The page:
The red lines in Chart 2 below show the forward guidance given by the US central bank (the Federal Reserve, or ‘Fed’) for 2023. These are not promised outcomes, just the Fed’s best current guess about where they will take rates. The black line is the money market’s view expressed in the futures market. There’s roughly a 0.5% difference, with the money market preferring to believe the Fed will not carry through its ‘best guess’ outcome.
Chart 2: US money market expectations on interest rates vs Federal Reserve guidance
Source: Nutmeg, Federal Reserve, Macrobond
We think the Fed will win the ‘argument’ depicted in Chart 2 and be more hawkish (aggressive) than the markets expect, which may cause some adverse market volatility in the short-term.
Overall, though, there is a growing consensus that the Fed – and other central banks – will stop hiking later this year when it becomes clear that inflation has been adequately dealt with. Once central banks have finished their tightening cycles, it’s likely that government bonds with a short and medium duration could kick off a sustainable rally.
Structural factors will also play a role
There are a few factors that may limit the size and scope of a bond rally – or how low yields can fall and how high prices can rise.
One is that the overall supply of government bonds in the market could remain elevated. This would keep a lid on demand, preventing prices from rising too high.
Why would there be an excess supply of bonds in the market?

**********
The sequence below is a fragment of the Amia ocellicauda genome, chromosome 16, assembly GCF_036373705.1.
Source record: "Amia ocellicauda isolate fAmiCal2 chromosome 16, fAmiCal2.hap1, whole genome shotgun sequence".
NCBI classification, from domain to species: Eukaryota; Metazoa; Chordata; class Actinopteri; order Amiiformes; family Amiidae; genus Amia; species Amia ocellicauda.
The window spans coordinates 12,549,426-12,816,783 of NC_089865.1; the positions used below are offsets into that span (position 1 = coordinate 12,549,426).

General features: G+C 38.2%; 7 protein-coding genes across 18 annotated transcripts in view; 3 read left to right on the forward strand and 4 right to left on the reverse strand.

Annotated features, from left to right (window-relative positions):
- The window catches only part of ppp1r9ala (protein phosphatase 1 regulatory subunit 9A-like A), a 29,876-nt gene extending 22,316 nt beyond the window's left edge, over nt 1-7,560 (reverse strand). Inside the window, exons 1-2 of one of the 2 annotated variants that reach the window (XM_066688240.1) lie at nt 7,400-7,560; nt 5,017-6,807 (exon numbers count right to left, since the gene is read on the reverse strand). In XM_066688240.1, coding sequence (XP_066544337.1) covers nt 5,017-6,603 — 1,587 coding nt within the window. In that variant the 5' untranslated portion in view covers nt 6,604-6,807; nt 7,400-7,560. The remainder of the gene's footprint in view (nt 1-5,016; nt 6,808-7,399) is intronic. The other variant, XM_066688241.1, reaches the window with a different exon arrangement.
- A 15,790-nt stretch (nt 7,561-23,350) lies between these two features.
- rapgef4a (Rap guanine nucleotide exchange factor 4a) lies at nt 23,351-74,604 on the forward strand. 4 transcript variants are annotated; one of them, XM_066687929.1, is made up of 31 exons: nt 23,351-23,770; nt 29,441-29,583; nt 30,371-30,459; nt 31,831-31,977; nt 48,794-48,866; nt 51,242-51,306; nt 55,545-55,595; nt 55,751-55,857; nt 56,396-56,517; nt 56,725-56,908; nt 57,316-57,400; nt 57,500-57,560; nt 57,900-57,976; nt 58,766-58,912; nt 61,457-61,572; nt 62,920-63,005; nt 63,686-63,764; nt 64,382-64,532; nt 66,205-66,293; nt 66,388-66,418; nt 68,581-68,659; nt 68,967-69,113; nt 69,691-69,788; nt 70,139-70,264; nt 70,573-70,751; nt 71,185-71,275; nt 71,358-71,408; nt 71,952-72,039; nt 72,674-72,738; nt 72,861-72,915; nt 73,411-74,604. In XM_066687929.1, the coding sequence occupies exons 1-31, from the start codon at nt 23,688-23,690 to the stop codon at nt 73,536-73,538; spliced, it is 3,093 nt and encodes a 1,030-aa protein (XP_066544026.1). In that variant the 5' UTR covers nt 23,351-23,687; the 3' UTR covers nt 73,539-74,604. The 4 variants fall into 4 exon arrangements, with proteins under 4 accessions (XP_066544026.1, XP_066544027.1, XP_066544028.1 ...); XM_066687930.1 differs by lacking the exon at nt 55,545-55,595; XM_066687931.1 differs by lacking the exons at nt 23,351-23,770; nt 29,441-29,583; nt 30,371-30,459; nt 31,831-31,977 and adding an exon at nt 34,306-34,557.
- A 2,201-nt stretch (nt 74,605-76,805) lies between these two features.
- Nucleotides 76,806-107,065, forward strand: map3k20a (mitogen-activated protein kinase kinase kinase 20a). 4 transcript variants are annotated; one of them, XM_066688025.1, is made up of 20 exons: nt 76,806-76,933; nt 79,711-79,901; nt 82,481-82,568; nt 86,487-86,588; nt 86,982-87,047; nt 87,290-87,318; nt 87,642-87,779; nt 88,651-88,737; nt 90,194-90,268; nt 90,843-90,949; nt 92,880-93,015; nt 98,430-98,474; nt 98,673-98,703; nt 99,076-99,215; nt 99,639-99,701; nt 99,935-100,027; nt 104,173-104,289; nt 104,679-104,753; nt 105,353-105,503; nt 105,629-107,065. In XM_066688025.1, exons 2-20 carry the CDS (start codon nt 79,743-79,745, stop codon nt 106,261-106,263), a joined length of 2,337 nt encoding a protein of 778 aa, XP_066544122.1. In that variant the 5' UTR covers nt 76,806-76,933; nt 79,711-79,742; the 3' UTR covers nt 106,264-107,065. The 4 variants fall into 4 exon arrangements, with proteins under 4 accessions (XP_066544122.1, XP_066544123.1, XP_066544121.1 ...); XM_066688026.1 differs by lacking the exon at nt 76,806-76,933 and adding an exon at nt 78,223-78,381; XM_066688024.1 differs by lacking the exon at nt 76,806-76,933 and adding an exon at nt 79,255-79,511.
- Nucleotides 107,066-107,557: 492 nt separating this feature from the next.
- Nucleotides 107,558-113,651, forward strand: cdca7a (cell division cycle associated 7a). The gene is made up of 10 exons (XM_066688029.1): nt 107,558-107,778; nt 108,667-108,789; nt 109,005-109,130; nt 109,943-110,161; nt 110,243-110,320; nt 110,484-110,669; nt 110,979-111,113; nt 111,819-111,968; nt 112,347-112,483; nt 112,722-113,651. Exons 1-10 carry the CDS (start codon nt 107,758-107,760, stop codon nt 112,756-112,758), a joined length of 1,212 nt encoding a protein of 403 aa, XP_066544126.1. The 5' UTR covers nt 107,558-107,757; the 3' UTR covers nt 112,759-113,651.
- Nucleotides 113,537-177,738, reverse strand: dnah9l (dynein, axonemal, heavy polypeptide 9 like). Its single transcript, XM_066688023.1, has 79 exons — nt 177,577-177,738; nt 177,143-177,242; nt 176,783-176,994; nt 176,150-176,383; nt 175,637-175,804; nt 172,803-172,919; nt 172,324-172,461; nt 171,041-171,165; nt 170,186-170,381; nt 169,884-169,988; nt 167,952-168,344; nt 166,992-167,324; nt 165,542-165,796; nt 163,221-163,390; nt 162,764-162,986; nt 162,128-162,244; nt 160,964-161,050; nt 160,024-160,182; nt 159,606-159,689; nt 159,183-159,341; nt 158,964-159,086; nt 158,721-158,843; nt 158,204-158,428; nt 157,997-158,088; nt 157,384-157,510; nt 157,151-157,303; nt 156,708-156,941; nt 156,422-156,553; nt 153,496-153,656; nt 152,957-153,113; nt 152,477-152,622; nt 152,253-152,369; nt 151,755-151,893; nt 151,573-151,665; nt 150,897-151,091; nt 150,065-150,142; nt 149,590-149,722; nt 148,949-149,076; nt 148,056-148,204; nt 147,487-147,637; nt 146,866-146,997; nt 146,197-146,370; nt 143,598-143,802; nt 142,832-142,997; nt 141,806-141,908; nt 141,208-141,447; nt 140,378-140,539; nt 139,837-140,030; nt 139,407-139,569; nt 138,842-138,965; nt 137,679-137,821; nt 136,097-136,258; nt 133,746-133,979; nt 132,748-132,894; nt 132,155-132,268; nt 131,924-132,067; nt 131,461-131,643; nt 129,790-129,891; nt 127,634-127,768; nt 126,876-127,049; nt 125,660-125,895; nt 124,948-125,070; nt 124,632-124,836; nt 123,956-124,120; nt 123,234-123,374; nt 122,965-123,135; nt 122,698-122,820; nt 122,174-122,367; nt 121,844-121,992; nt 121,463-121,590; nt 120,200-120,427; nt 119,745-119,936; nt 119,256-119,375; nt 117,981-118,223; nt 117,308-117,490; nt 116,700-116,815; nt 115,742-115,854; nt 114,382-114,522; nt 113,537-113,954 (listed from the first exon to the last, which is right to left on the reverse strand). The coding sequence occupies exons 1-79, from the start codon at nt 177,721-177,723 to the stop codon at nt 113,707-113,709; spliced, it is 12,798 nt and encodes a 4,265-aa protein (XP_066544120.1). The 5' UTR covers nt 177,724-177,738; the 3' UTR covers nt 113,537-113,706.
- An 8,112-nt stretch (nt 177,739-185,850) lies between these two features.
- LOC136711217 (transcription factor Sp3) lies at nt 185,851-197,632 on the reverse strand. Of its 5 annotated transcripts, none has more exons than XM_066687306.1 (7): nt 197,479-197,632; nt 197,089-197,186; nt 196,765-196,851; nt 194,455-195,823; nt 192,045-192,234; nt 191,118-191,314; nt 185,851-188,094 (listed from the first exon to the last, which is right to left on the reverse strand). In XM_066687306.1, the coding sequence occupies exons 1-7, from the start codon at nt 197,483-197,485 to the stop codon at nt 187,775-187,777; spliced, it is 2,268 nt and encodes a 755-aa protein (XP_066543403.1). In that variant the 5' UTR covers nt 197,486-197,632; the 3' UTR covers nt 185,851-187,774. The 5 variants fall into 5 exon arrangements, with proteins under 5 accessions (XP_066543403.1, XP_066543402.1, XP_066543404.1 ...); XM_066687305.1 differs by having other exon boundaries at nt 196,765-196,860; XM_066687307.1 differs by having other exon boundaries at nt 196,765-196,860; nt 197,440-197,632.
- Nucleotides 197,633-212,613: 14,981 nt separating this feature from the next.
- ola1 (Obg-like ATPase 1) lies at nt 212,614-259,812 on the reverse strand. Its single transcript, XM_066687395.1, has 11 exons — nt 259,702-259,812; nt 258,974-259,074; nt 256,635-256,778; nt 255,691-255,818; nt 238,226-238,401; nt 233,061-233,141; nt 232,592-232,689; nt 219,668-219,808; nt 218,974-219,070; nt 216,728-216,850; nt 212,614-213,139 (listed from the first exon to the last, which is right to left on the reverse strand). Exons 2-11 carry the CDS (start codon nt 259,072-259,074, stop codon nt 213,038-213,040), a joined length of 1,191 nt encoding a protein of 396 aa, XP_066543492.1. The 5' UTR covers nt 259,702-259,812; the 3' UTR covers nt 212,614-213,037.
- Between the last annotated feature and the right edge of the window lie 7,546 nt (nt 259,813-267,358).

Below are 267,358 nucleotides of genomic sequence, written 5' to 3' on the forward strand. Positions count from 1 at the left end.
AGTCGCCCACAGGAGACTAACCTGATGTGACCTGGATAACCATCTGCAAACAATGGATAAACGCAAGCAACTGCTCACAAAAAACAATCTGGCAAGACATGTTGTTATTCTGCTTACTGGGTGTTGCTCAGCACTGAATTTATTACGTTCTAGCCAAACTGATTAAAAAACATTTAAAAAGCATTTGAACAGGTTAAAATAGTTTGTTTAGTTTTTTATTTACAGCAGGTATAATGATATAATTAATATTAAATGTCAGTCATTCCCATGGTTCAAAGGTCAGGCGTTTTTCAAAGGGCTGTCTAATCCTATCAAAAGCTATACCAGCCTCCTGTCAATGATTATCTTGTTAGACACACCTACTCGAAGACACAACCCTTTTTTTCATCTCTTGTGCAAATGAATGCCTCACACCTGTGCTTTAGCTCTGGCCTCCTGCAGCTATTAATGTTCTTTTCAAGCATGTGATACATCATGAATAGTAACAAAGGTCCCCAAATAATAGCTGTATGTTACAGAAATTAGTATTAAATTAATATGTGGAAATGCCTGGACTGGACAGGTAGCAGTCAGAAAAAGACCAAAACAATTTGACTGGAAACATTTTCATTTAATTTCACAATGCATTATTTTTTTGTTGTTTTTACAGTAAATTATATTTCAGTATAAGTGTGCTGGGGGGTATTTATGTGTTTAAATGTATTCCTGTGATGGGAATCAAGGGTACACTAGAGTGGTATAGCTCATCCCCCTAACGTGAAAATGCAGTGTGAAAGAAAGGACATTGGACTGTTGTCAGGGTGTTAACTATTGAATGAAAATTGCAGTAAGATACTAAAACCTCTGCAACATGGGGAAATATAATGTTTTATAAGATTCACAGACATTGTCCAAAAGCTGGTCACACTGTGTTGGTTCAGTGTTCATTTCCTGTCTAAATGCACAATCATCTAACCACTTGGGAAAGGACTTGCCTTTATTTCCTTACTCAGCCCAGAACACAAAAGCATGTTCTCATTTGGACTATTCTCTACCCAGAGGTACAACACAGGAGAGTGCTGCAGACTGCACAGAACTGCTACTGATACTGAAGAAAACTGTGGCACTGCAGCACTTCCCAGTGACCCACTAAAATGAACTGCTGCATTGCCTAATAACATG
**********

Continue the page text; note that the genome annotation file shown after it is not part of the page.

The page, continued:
Well, one reason is because of quantitative tightening. Central banks are selling government bonds in order to normalise their interventions in financial markets, 14 years after the global financial crisis, which instigated a period of quantitative easing and ultra-low interest rates. The Bank of England, for example, is planning to sell £80 billion of government bonds by the end of September.
Another reason would be fiscal policy. On the one hand, rising interest rates and high indebtedness mean that governments are looking to be fiscally responsible. The reaction to Liz Truss’s mini-Budget last year suggested that markets now have a low tolerance for fiscal largesse.
But, on the other hand, governments will still want to fund investment in industry and infrastructure to maintain a competitive edge in an everchanging world. The present situation of excess supply of bonds may be aggravated by the need of governments to issue even more debt to fund such expenditure. Real yields may need to be higher as a result.
Finally, demographic trends are shifting. Baby boomers, who spent much of the past 40 years saving into pensions (which invest in bonds) are now beginning to spend those savings. In order to spend their pension savings, they must sell their holdings, which returns more bonds to the market. The more bonds there are in supply, the lower their price and higher their yield.
What does this mean for investors?
Where does the balance lie between the two forces? While cyclical factors tend to ‘win the day’ and even the year, structural forces ‘win the decade’.
In the near term, we think that cyclical forces will dominate 2023 – we believe that central banks will have the final say when it comes to the start of a potential government bond rally. In the meantime, we prefer corporate bonds (or ‘credit’) because they carry extra yield. This is the premium investors receive for taking on more direct exposure to economic activity.
In December, we increased our exposure to higher-yielding assets like investment grade and high-yield corporate bonds, moving to an overweight position in UK corporate bonds. You can read more about the changes we made here.
Next time, we’ll turn to China and emerging markets. To read our 2023 outlook in full, click here.
As with all investing, your capital is at risk. The value of your portfolio with Nutmeg can go down as well as up and you may get back less than you invest. Past performance is not a reliable indicator of future performance.